Asked what he still wants to achieve with his work, Hugo notes he and his partner Katrina Greenwood are at a new phase of their lives. “Both our kids have just left school, so it’s probably a natural question mark in the sky of where I’m at at the moment. We’re just reappraising what we’re up to as a family, and what Katrina, my partner, and I are up to.”
One thing Hugo is sure of is that he wants to keep working as an actor for many years to come. “I’ve just worked with Ian McKellan – he’s in his seventies. He’s such a lively mind and such a relaxed physical creature so I would hope that I would be as enquiring and youthful as Ian in another 20 years. And still working in theatre and film but probably increasingly refocus again on Australian film – the sort of film that’s always interested me.
Interview by Frances Frangenheim
But wait! There’s More! Here’s another, more Oranges and Sunshine-focused Hugo interview, courtesy Junior:
ORANGES & SUNSHINE INTERVIEW
The highly anticipated Oranges And Sunshine tells the story of Margaret Humphreys, a social worker from Nottingham who uncovered one of the most significant social scandals of recent times: the deportation of thousands of children from the United Kingdom to Australia.
Against overwhelming odds and with little regard for her own well-being, Margaret reunited thousands of families, brought authorities to account and drew worldwide attention to an extraordinary miscarriage of justice. Children as young as four had been told their parents were dead, and been sent to children’s homes on the other side of the world. Many were subjected to appalling abuse.
They were promised oranges and sunshine; they got hard labour and life in institutions.
Legendary Aussie actor Hugo Weaving plays Jack, one of the children victimised by the program who must now come to grips with the fact his mother might be alive.
What attracted you to the project?
I got the script with a covering letter saying that Emily (Watson) was involved and that Jim Loach was directing. The material’s just so moving and beautifully written, so it was something I was instantly grabbed by. Once I’d met Jim I was even more interested; I just thought he was a delightful person, very warm and kind of quiet, but intelligent. I was very excited about the idea of working with Emily, and I also knew that David Wenham was involved, so it was the whole package.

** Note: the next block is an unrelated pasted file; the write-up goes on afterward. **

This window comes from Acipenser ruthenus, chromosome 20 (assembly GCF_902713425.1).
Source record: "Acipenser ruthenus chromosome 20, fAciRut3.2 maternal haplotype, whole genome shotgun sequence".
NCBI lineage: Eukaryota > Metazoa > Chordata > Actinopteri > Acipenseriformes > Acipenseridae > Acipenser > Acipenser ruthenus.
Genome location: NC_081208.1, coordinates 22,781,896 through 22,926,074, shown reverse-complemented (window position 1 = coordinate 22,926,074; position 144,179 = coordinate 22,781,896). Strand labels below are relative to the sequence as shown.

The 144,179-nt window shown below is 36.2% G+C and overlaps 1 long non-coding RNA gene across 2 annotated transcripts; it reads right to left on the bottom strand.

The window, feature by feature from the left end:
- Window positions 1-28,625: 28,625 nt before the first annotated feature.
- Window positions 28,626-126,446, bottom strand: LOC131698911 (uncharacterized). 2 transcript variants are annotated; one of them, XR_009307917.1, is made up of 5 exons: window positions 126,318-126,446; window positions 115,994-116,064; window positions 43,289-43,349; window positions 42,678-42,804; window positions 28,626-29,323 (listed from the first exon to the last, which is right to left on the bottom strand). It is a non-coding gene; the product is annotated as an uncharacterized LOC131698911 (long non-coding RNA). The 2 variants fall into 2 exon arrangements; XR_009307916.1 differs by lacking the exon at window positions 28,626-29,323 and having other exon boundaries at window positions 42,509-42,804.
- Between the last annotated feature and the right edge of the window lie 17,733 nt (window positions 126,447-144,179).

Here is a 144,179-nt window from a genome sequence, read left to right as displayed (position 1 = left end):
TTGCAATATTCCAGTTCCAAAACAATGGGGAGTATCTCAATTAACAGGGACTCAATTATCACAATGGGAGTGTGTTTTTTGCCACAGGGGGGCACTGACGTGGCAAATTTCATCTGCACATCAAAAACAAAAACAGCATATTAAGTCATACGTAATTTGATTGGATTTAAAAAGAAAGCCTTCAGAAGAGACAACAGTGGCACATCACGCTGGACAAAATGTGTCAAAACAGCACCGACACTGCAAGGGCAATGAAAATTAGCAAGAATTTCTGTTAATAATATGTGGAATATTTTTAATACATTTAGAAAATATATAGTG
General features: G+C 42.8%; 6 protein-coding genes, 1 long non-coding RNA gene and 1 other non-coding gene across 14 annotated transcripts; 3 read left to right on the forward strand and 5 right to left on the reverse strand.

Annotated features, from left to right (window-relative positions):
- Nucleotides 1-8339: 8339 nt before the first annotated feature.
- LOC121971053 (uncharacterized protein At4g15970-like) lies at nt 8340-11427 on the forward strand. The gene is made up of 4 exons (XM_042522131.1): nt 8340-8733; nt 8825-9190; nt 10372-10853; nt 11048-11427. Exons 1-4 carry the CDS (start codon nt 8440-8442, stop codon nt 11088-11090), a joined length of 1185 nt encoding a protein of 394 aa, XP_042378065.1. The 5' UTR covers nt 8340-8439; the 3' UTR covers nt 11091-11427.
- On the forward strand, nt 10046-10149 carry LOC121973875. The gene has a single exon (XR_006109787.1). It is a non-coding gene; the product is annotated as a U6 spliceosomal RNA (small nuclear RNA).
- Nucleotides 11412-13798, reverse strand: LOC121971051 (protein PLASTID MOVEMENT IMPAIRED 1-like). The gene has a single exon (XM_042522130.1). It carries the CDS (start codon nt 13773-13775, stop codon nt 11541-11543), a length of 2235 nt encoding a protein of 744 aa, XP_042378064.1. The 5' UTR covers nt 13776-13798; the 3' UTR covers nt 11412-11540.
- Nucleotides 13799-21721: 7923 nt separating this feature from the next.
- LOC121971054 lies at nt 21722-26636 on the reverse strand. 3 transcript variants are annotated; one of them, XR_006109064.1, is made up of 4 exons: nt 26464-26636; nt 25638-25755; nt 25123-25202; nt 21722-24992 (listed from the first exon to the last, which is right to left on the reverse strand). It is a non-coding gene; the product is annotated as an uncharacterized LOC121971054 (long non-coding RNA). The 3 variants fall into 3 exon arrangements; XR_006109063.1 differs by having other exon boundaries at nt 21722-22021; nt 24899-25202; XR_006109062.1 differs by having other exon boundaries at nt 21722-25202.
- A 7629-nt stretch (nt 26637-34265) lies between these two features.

Who is Jack?
Jack just seemed to me to be a man crying out to be accepted and to have his story recognised. He’s a very gentle soul, a lost soul, quietly working to find something in an undemonstrative way. When we meet him he’s still going through a great deal of issues and a lot of pain. He is estranged from his family as well as from his mother and father – he assumes they’re dead. But he’s just linked up with his sister again.
What is his story as shown in the film?
Nicky, Jack’s sister, is part of Margaret’s group in Nottingham and she tells them a story about having found her brother again and shows them a photo of Jack. Quite soon after that Nicky’s persuaded by Margaret to go and see Jack again. They’ve obviously met up before a couple of times and so we first meet Jack at Melbourne Airport, when Nicky and Margaret arrive.
Initially he’s very mistrustful of Margaret. Even though he can see that her intentions are probably good, I think he has a great mistrust of social workers, psychiatrists, anyone in bureaucracy, in positions of power or administration. He basically says to Margaret, ‘I was told as a child that my mother was dead; now you’re telling me she might be alive, but I don’t really know what to do with that information’. I think he feels at that stage that he doesn’t know whether he would have the strength to meet his mother. But the journey is embarked upon to try and find her.
Did you know about the story before you read the script?
I was pretty ignorant of the story really, although I’d seen The Leaving Of Liverpool [an Australian television drama about the child migrants] many years before so I suppose I did know something about it. Just not the extent of it – that so many young kids had been sent out.